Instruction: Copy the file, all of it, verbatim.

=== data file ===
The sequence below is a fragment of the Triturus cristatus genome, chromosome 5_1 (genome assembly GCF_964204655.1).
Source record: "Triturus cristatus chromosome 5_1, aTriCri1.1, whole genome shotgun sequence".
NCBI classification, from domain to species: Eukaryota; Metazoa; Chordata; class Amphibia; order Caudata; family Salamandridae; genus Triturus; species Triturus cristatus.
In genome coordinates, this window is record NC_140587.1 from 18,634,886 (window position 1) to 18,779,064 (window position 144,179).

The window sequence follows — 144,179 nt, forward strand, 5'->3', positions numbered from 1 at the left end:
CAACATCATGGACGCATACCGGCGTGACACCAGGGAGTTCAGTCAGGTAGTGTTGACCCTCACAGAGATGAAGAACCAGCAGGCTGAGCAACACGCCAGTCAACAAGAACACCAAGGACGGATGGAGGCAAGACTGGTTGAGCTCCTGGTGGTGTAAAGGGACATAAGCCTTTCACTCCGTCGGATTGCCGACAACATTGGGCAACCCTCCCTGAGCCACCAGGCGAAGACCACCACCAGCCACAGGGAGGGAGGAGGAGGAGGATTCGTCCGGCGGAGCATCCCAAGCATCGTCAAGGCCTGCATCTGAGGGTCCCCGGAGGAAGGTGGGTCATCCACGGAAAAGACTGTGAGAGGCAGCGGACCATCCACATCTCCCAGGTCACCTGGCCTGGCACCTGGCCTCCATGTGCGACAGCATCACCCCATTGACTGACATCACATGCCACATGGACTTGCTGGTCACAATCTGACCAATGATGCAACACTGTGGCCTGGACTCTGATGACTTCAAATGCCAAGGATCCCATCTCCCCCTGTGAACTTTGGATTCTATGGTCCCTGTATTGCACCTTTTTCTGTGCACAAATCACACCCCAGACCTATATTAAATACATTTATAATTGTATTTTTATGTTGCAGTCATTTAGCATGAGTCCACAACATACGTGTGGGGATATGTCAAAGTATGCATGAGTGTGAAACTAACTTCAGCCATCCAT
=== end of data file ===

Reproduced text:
The sequence below is a fragment of the Triturus cristatus genome, chromosome 5_1 (genome assembly GCF_964204655.1).
Source record: "Triturus cristatus chromosome 5_1, aTriCri1.1, whole genome shotgun sequence".
NCBI classification, from domain to species: Eukaryota; Metazoa; Chordata; class Amphibia; order Caudata; family Salamandridae; genus Triturus; species Triturus cristatus.
In genome coordinates, this window is record NC_140587.1 from 18,634,886 (window position 1) to 18,779,064 (window position 144,179).

The window sequence follows — 144,179 nt, forward strand, 5'->3', positions numbered from 1 at the left end:
CAACATCATGGACGCATACCGGCGTGACACCAGGGAGTTCAGTCAGGTAGTGTTGACCCTCACAGAGATGAAGAACCAGCAGGCTGAGCAACACGCCAGTCAACAAGAACACCAAGGACGGATGGAGGCAAGACTGGTTGAGCTCCTGGTGGTGTAAAGGGACATAAGCCTTTCACTCCGTCGGATTGCCGACAACATTGGGCAACCCTCCCTGAGCCACCAGGCGAAGACCACCACCAGCCACAGGGAGGGAGGAGGAGGAGGATTCGTCCGGCGGAGCATCCCAAGCATCGTCAAGGCCTGCATCTGAGGGTCCCCGGAGGAAGGTGGGTCATCCACGGAAAAGACTGTGAGAGGCAGCGGACCATCCACATCTCCCAGGTCACCTGGCCTGGCACCTGGCCTCCATGTGCGACAGCATCACCCCATTGACTGACATCACATGCCACATGGACTTGCTGGTCACAATCTGACCAATGATGCAACACTGTGGCCTGGACTCTGATGACTTCAAATGCCAAGGATCCCATCTCCCCCTGTGAACTTTGGATTCTATGGTCCCTGTATTGCACCTTTTTCTGTGCACAAATCACACCCCAGACCTATATTAAATACATTTATAATTGTATTTTTATGTTGCAGTCATTTAGCATGAGTCCACAACATACGTGTGGGGATATGTCAAAGTATGCATGAGTGTGAAACTAACTTCAGCCATCCAT